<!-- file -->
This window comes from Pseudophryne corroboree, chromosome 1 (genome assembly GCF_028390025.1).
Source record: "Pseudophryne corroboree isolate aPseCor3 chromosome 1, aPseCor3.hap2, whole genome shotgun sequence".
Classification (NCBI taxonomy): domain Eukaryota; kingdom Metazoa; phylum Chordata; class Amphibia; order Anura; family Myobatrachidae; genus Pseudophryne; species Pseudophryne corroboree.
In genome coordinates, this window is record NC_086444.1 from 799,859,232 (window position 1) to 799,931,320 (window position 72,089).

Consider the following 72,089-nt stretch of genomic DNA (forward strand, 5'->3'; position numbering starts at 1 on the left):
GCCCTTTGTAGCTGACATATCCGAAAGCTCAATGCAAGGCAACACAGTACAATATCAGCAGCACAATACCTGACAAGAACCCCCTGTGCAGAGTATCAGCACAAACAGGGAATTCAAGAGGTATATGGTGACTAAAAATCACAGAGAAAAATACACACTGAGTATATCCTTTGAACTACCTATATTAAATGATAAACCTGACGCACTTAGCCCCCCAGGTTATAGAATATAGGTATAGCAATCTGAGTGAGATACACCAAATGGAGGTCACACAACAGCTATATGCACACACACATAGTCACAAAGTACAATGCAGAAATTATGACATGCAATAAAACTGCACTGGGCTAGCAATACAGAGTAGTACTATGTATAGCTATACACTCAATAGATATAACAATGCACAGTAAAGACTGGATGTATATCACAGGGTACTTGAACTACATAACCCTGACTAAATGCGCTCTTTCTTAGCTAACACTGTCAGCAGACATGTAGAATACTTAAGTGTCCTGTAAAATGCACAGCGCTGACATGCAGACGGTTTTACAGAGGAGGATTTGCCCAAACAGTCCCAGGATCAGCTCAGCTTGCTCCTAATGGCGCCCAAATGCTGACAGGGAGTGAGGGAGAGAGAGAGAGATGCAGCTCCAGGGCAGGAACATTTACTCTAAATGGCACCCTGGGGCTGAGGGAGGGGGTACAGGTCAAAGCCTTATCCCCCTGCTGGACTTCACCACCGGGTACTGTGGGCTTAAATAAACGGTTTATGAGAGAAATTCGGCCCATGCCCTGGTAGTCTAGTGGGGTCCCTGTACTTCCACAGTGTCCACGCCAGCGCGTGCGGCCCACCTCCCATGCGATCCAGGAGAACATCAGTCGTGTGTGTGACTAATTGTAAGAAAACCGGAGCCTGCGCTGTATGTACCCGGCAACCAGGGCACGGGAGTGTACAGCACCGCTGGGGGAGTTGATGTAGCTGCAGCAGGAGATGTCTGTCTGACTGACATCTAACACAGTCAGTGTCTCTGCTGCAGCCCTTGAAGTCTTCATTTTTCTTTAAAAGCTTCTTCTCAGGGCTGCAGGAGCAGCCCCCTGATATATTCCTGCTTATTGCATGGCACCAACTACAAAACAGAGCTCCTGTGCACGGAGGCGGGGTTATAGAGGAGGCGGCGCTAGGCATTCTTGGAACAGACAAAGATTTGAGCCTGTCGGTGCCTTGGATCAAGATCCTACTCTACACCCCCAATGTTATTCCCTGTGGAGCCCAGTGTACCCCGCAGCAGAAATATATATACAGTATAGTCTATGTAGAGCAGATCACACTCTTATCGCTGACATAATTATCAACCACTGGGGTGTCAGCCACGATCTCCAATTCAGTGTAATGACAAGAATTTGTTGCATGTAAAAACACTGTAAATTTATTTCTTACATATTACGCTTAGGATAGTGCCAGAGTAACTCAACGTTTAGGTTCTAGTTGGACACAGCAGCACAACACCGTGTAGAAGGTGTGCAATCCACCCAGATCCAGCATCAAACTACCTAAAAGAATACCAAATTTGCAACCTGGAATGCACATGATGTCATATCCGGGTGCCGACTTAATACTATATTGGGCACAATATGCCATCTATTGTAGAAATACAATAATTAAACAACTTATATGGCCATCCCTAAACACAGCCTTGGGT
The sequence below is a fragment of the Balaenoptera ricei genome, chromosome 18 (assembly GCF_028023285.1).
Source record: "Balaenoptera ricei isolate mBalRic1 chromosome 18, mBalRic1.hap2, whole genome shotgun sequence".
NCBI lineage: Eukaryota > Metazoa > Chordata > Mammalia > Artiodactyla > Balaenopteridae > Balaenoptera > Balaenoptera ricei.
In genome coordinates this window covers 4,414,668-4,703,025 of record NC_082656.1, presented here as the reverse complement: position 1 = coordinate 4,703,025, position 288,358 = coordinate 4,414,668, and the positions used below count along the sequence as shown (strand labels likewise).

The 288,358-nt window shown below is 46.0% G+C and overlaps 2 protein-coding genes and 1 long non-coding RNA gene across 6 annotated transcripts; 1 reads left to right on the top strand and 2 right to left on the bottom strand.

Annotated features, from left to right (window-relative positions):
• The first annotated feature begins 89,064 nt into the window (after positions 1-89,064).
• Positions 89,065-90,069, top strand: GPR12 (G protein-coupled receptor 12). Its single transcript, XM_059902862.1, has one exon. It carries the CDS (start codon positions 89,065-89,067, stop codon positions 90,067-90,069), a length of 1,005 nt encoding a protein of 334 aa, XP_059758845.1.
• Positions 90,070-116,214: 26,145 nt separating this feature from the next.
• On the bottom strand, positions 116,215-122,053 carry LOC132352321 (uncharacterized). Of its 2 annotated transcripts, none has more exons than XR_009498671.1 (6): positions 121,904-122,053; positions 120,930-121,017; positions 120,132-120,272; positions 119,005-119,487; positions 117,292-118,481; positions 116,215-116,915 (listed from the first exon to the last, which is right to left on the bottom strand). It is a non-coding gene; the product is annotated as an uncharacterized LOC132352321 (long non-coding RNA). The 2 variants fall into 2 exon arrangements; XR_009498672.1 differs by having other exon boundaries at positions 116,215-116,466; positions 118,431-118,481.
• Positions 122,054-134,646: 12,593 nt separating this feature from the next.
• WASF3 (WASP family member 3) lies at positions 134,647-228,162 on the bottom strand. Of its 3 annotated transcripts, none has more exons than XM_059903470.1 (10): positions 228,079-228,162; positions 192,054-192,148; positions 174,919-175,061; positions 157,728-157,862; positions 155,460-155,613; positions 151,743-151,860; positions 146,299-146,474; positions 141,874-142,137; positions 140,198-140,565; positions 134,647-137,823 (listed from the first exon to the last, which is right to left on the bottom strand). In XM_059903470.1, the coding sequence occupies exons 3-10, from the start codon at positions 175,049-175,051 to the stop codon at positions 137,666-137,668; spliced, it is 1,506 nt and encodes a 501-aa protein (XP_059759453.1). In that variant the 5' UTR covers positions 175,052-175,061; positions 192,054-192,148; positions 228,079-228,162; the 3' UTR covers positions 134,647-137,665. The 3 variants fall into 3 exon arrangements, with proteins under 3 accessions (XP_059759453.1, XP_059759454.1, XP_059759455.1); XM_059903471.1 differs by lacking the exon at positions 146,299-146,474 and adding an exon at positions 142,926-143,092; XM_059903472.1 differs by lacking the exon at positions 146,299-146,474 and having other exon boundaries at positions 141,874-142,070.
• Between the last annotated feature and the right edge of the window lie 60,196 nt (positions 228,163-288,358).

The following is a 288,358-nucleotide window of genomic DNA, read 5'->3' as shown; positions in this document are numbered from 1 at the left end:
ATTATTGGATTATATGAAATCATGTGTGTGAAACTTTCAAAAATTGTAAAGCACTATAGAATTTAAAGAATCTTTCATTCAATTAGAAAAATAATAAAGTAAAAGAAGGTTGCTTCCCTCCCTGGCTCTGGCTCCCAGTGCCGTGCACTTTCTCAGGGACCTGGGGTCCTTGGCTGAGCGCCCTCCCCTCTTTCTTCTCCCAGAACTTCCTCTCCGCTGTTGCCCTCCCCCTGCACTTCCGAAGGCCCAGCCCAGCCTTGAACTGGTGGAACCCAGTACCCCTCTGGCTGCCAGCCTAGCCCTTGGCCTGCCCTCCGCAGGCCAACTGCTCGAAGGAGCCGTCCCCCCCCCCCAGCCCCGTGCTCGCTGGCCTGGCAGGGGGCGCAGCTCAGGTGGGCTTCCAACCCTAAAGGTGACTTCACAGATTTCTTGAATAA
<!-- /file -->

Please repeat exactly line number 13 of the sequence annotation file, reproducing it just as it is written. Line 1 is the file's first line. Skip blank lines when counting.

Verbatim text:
• The first annotated feature begins 89,064 nt into the window (after positions 1-89,064).